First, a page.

What's the password? What is that password? I glared at my phone, waiting vigilantly for a free password to come up. Why must there be a code that is locked throughout the whole school? I bet any major teachers know it already and they just got their MacBooks. Every 9th grader had just got an installment of MacBooks, and I don’t understand why the upperclassmen didn’t get any first. I bet all of the 9th graders are just using it for answers to their classwork or play those nerdy brain games on Coolmathgames.com. It just feels unreasonable.
Richardson Senior High School was known for its notoriety, for its viral school fights and gang members, and it seems as if the principal just lets most of the calamities slide. But one pro that they have achieved in is that they are extremely good in athletics. The football, basketball, soccer, tennis, and baseball teams practice every day to make sure that they meet their championship goals. But I truly feel sorry for those teams, knowing that they can’t pass the most easiest tests due to their lack of knowledge in the required subjects.
—Could you tell me the difference between a rhombus and a trapezoid?
—Uhhhhhhhhh, the rhombus is round and the trapezoid is blue.
By the way, that took place in Room #208 in Mrs. Lily’s room.
Principal Winslow had such the suggestion one time in a meeting, stating that the school needs more computers for bring in “fresh meat” to take into consideration in attending this school for the semester. It’s almost like bribery but in a legal way. He then invested in implanting routers on the ceiling of every classroom and hallway. Now all around the school was filled with Wi-Fi...that I can’t use at all.
I’ve got this Wi-Fi password curiosity glued into my brain and I cannot find a way to let it out. I don’t know why mind is zoning towards it like a nonstop rollercoaster going down a spiral-like track.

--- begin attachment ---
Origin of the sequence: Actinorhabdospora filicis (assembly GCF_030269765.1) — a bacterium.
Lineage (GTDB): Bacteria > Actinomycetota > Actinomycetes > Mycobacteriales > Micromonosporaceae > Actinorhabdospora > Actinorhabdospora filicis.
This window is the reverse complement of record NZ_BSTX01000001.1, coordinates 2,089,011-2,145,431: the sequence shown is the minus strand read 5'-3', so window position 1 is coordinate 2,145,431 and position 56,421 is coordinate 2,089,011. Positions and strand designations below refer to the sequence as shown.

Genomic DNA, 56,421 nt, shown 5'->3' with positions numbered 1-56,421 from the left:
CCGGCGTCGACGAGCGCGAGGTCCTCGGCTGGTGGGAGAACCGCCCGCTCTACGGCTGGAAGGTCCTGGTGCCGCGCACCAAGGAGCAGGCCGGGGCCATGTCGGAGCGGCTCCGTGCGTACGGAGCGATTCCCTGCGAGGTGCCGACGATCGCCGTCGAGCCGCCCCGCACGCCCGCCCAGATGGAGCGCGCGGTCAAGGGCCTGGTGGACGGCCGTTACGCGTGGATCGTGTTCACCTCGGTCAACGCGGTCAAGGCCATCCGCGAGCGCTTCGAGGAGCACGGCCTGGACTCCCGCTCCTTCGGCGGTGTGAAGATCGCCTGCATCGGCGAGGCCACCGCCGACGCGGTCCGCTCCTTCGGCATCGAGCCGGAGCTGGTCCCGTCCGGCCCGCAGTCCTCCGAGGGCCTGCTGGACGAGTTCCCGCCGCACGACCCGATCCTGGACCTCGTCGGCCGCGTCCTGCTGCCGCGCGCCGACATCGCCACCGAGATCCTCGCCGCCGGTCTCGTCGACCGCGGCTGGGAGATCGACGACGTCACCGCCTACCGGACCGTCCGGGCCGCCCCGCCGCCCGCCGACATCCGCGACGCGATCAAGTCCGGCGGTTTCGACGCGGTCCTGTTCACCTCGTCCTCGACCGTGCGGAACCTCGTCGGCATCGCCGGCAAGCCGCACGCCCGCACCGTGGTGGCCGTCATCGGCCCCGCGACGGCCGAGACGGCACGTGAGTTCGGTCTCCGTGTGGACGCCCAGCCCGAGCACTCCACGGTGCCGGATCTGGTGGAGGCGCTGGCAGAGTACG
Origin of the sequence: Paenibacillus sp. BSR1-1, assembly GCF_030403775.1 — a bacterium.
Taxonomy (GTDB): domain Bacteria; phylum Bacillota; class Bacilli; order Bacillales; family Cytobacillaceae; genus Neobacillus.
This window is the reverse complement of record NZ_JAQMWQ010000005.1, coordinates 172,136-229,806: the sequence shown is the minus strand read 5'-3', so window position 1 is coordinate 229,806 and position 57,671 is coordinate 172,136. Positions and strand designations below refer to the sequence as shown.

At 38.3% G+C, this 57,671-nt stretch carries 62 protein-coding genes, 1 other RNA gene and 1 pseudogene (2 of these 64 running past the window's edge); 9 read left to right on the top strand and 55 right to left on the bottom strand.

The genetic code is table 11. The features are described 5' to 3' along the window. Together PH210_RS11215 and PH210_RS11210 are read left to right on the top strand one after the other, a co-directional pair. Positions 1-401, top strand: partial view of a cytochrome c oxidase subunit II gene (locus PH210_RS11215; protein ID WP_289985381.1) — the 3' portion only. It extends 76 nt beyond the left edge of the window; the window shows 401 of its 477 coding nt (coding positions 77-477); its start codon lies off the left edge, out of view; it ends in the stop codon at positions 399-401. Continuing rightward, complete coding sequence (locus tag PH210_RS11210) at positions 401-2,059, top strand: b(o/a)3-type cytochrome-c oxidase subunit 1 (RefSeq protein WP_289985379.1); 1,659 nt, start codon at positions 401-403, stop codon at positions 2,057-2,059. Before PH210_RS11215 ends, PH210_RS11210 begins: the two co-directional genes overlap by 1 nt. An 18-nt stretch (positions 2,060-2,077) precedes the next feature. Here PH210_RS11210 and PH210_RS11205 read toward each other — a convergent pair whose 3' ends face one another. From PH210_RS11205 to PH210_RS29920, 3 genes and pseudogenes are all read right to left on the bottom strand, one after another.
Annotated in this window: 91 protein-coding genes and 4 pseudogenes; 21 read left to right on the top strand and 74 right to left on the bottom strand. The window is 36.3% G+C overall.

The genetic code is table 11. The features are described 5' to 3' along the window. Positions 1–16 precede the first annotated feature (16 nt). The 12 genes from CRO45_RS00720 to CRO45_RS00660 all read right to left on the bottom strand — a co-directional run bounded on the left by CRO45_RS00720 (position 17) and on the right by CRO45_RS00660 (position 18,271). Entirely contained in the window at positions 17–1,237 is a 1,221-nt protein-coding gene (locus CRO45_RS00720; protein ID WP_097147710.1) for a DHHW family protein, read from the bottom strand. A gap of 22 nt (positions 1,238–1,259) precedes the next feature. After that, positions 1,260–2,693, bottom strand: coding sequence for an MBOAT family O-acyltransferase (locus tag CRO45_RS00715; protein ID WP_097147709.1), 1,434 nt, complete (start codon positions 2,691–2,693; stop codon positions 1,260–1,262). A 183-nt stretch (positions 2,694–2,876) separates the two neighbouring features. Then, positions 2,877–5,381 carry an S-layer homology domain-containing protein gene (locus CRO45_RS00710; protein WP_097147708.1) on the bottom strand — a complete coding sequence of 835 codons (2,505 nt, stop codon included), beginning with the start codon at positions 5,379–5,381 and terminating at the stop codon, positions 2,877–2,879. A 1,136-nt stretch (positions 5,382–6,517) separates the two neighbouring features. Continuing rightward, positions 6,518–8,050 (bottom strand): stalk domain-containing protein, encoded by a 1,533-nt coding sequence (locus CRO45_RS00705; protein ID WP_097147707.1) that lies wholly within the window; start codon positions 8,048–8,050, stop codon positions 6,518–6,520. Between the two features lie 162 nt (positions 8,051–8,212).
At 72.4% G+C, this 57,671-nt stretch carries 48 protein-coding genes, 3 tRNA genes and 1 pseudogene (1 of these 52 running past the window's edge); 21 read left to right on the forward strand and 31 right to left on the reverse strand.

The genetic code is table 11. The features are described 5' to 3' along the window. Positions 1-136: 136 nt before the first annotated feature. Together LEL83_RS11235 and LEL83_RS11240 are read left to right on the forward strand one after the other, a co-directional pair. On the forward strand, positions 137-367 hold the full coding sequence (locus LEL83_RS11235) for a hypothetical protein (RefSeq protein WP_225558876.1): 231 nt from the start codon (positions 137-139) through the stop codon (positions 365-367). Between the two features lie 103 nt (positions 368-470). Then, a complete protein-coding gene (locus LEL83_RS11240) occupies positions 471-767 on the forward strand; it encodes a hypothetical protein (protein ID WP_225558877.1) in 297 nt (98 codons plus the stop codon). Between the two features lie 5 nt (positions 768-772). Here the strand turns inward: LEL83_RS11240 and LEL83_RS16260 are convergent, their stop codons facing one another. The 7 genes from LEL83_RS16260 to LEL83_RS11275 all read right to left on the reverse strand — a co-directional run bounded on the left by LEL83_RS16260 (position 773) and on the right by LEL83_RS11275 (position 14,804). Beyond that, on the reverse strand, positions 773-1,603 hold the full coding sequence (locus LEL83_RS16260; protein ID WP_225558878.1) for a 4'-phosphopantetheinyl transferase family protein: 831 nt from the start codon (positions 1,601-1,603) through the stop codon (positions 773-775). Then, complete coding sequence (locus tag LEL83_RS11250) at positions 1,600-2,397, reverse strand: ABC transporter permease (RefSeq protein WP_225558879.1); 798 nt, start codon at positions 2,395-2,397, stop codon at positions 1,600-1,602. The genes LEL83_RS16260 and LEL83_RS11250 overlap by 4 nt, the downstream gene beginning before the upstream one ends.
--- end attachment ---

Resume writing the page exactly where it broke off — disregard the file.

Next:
Great, now I’m hearing this sudden voice in my head that keeps saying my name. It won’t stop, it just won’t stop. It sounds similar to my Psychology teacher, Miss Hallzheimer. (Sometimes I mistakenly her Miss Alzheimer because that’s what it sounds like if you just add the apostrophe and the s. The H is silent anyways.)
“Ma’am,” I answered, finally listening to her voice.
“You have an assignment on the board. Stop daydreaming already.”
“Yes, ma’am.” I studied the assignment. The thing about this work is that she doesn’t teach any of it. She just gives us the page numbers and then goes back to doing what she does best: talking to the cheerleaders, eating some Pringles, or listening to her music on the phone while lying her head down on the desk. I personally liked to be lectured on stuff and I do not risk to have some teacher not truly do her job. A good thing is that we get the ability to communicate in here, unlike other classes.
Miss Hallzheimer proceeded with going to sleep in her rolling chair while listening to Adele’s new single on her S6 Edge+. My friends Timmy, Dareeka, Brandy, and James huddled up in a group together having a reasonable consultation, and I decided to join them. So I scooted my desk near them and I said, “Hey, guys! What’s the chat for today?”
“Just the usual topic: that new update coming to iPhone,” Dareeka replied. “By the way, how was your trip to New Orleans?”
“Oh, it was awesome. The Loews hotel was so premium that I wanted to stay there for the whole week. But I forgot about that whole ‘#Katrina10’ event that they had. They mostly showed some videos of the survivors of the tragic events and how God helped them live and all that jazz.”
“Loews, you say,” Timmy asked.
“Yeah, we stayed at this hotel called Loews. Obviously, I’ve never known about the hotel until now. I have some pictures of it and Google intelligently made me a story album of all the pictures I took in Louisiana.”
“I’ve been always scared of Louisiana,” Dareeka confessed. “All their Voodoo and Hoodoo and Doodoo, you know. I can’t believe that they would devote their lives to something so peculiar.”
“I know my 9th grade Art teacher Mr. Fig said that he went to a part of New Orleans where they had a Voodoo Shop there, but he said he wasn’t intimidated by it. I, surprisingly, didn’t see that part of town because that was my second time going to New Orleans.”
“I’m glad you didn’t bring something back with you. I won’t even get any of their nice-looking souvenirs from the park.”
“Dareeka, we all know you would,” Brandy had told her. “You get distracted by everything, kinda like what the dumb blondes do.” Brandy had gotten that correct. I’ve known Dareeka since the 9th grade and I know how she is when it comes to trips she doesn’t like from the start.
“This time I won’t. Officially.”